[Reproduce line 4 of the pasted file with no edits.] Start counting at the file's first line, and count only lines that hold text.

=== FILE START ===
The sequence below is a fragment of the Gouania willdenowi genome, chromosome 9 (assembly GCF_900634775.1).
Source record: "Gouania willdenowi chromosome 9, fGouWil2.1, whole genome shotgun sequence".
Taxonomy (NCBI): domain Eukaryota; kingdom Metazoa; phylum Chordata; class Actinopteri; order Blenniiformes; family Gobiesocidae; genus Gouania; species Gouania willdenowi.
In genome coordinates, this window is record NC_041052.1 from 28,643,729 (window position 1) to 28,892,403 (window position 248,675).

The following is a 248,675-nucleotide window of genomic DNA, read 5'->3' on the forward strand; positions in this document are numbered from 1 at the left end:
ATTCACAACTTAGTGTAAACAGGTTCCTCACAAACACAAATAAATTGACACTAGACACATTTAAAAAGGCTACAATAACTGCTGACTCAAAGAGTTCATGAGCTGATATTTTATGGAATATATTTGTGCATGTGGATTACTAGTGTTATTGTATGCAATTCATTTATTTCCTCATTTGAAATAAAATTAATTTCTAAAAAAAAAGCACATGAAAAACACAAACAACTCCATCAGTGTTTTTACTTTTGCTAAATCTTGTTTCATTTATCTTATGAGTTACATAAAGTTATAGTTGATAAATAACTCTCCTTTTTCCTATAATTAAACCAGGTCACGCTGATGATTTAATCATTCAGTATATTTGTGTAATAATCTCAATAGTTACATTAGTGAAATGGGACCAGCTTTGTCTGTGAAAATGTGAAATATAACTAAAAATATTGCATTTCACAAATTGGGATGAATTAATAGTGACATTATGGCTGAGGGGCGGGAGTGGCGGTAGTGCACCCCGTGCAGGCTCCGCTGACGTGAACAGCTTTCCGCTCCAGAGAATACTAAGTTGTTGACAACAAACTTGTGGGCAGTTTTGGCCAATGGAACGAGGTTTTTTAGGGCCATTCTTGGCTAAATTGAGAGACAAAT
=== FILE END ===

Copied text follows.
In genome coordinates, this window is record NC_041052.1 from 28,643,729 (window position 1) to 28,892,403 (window position 248,675).